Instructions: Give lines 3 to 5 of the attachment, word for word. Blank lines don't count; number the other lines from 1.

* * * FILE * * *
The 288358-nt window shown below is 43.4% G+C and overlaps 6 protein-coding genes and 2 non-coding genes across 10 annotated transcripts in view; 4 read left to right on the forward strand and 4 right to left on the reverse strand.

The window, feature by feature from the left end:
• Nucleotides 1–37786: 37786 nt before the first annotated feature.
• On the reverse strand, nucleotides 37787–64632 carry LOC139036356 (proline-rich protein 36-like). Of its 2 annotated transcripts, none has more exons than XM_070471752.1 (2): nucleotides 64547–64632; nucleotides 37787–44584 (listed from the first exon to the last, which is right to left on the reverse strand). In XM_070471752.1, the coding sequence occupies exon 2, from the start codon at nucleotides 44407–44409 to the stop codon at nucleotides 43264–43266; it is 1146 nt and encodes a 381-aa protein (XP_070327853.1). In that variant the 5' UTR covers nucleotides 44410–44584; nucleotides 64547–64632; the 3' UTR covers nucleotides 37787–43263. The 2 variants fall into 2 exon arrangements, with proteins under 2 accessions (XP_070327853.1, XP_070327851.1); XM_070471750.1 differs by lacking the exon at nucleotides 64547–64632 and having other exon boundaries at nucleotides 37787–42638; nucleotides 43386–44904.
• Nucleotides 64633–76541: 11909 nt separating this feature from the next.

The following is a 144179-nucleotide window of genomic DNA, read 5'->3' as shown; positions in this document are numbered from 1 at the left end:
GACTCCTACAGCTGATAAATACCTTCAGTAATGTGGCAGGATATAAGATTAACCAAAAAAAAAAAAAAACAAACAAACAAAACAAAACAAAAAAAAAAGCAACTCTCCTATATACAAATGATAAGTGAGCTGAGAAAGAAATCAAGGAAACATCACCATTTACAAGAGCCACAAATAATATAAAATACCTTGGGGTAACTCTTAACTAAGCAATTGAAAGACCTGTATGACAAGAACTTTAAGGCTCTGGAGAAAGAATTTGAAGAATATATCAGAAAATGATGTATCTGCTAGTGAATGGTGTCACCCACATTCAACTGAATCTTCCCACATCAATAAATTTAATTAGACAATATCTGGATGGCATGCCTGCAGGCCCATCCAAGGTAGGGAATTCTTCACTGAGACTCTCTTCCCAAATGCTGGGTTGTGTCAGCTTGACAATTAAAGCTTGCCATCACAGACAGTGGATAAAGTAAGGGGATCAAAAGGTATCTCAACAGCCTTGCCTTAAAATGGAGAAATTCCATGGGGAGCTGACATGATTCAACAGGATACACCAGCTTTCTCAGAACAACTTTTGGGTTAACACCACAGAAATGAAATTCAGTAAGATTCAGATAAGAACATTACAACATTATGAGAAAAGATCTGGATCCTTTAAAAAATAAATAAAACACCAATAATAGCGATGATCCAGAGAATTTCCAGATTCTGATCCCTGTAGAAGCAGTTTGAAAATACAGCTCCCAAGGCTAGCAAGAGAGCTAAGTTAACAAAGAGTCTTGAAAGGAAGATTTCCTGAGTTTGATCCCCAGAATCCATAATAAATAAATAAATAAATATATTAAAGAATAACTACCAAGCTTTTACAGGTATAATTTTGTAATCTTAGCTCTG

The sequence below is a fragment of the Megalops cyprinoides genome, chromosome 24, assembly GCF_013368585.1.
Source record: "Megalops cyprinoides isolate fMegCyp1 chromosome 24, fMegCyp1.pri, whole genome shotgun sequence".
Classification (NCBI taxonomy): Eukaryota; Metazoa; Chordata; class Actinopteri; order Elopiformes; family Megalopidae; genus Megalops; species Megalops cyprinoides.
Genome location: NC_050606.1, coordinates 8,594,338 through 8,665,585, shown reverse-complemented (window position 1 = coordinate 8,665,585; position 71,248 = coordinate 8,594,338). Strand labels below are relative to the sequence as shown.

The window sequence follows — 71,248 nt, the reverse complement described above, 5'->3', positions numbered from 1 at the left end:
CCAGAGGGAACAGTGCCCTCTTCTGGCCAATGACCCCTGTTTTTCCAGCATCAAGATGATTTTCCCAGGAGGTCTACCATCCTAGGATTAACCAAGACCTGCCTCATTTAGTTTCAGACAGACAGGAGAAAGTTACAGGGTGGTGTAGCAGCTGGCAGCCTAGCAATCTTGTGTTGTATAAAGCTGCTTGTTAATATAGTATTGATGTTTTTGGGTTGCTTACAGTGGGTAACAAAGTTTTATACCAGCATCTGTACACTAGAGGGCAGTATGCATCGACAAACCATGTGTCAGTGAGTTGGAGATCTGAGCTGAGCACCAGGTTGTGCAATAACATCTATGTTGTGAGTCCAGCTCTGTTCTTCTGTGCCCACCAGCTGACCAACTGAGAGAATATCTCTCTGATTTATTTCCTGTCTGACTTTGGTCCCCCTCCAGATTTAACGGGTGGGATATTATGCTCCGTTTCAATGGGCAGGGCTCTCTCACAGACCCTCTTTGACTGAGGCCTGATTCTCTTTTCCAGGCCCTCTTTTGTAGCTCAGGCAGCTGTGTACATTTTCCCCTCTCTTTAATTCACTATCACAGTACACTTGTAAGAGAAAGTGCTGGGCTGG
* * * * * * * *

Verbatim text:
• Nucleotides 1–37786: 37786 nt before the first annotated feature.
• On the reverse strand, nucleotides 37787–64632 carry LOC139036356 (proline-rich protein 36-like). Of its 2 annotated transcripts, none has more exons than XM_070471752.1 (2): nucleotides 64547–64632; nucleotides 37787–44584 (listed from the first exon to the last, which is right to left on the reverse strand). In XM_070471752.1, the coding sequence occupies exon 2, from the start codon at nucleotides 44407–44409 to the stop codon at nucleotides 43264–43266; it is 1146 nt and encodes a 381-aa protein (XP_070327853.1). In that variant the 5' UTR covers nucleotides 44410–44584; nucleotides 64547–64632; the 3' UTR covers nucleotides 37787–43263. The 2 variants fall into 2 exon arrangements, with proteins under 2 accessions (XP_070327853.1, XP_070327851.1); XM_070471750.1 differs by lacking the exon at nucleotides 64547–64632 and having other exon boundaries at nucleotides 37787–42638; nucleotides 43386–44904.
• Nucleotides 64633–76541: 11909 nt separating this feature from the next.